Blackberry confirmed yesterday that they will be exiting the consumer market after announcing their preliminary fiscal 2014 results.
Losses were reported to have amounted up to $950 million, a large part due to the stagnant pile of Z10 inventory as a consequence from the increasingly competitive smartphone market, and another portion due to their previous restructuring costs. The company also projected a hardware estimated revenue of only 3.7 million, mostly attributing to the sales of Blackberry 7 devices as the Z10 has not reached all consumers yet.
Just last year, Research In Motion Limited’s managing director of global sales and regional marketing was insistent about clearing the misconception about the Canadian firm’s withdrawal from the consumer market.
“Whilst we announced plans to refocus our efforts on our core strengths, and on our enterprise customer base, we were very explicit that we will continue to build on our strengths to go after targeted consumer segments. We listed BBM, as well as the security and manageability of our platform, amongst our strengths,’’ he said in an email response.
This statement might have made a few market observers feel guilty of their pessimistic view, but many were still sceptical about the company’s plans to return into their reigning position. The company’s structure was often under scrutiny, with their initial dual-CEO structure that provided divided directions for the company.
The once market leader of smartphone messaging who once owned more than half of the United States smartphone market now declares plans to lay off 4,500 employees, reducing almost a third of their present workforce. It also announces its future to focus more in the prosumer and enterprise market segment.
President and CEO of Blackberry, Thorsten Hein, stated,
“We are implementing the difficult, but necessary operational changes announced today to address our position in a maturing and more competitive industry, and to drive the company toward profitability. Going forward, we plan to refocus our offering on our end-to-end solution of hardware, software and services for enterprises and the productive, professional end user. This puts us squarely on target with the customers that helped build BlackBerry into the leading brand today for enterprise security, manageability and reliability.”
The launch of the new iPhone this week is possibly making this withdrawal from the consumer market even sourer for Blackberry, but it is about time they focus on their niche as a reputable software provider, which they have proved to be with many non-Blackberry devices, such as Nokia, Sony Ericcson and HTC, still running on the company’s server.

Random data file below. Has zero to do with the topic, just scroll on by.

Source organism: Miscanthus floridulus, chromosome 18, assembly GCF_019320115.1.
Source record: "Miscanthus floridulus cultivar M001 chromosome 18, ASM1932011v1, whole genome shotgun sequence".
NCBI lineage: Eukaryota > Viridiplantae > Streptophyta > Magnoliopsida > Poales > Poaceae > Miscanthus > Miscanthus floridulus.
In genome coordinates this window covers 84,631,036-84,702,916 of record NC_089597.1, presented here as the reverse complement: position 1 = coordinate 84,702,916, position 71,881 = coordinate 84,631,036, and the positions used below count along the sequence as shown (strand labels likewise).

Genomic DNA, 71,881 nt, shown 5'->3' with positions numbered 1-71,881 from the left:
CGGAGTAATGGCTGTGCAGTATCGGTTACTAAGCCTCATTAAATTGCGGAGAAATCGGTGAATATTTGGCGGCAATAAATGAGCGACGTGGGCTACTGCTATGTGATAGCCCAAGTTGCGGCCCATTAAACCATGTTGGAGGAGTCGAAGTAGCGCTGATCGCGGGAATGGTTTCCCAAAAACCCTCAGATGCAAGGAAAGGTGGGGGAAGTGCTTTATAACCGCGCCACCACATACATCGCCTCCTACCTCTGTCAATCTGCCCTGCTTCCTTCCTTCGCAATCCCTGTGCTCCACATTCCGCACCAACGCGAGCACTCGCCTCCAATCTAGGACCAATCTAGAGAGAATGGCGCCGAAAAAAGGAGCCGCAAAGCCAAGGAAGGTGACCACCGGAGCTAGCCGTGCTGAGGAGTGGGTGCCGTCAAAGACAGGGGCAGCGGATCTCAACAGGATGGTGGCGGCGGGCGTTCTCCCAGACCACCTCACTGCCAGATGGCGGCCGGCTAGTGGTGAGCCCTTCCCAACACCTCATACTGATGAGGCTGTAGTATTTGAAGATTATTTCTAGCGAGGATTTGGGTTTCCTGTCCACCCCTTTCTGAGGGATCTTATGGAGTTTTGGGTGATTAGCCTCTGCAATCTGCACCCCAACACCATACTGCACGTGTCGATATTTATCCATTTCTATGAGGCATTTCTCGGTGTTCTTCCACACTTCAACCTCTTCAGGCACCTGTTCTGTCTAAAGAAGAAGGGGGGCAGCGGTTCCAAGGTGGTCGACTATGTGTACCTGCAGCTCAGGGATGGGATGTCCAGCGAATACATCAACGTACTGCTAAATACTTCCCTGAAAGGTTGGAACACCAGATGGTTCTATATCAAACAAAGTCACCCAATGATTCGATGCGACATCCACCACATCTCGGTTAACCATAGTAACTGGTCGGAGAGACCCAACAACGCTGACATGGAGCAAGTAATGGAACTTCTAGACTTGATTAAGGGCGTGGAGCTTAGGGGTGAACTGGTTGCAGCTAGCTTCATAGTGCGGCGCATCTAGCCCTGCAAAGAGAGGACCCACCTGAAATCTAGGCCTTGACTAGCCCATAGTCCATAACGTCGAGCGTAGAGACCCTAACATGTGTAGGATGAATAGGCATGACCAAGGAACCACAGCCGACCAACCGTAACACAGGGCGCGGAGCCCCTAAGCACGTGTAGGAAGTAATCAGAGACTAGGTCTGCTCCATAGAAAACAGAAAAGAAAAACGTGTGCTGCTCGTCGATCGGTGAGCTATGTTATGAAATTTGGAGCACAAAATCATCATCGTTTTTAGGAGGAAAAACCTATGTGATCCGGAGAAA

As a blackberry fanatic for many years, I fell so much in love with the QWERTY keyboard and their dependable email client service ever since my first curve. Now an Andriod user, I must say this: Once you have tasted the Blackberry, you will never want to taste the others. To blackberry users, give the Android time and you will discover its different beauty.
As for Blackberry Messenger addicts, rejoice! The company announced today that it will no longer keep BBM exclusive and the application will soon grace the Google Play Store and Apple Store very soon as a free app.
Update as of 24th September 2013:
Blackberry has signed a Letter of Intent to be bought over by an association led by Fairfax Financial Holdings Limited Monday. This agreement will come with a transaction of USD 9 in cash per share to all shareholders which will amount to an approximate total of USD 4.7 billion. Fairfax announced that it will privatise the company, taking into account conditions such as due diligence and negotiation by parties involved.
Prem Watsa, Chairman and CEO of Fairfax, said,
“We believe this transaction will open an exciting new private chapter for BlackBerry, its customers, carriers and employees. We can deliver immediate value to shareholders, while we continue the execution of a long-term strategy in a private company with a focus on delivering superior and secure enterprise solutions to BlackBerry customers around the world.”
Although all these sound daunting for Blackberry, it is without a doubt that their secure enterprise service is their strongest offering that can sustain them through this crisis. Way to go, Blackberry!
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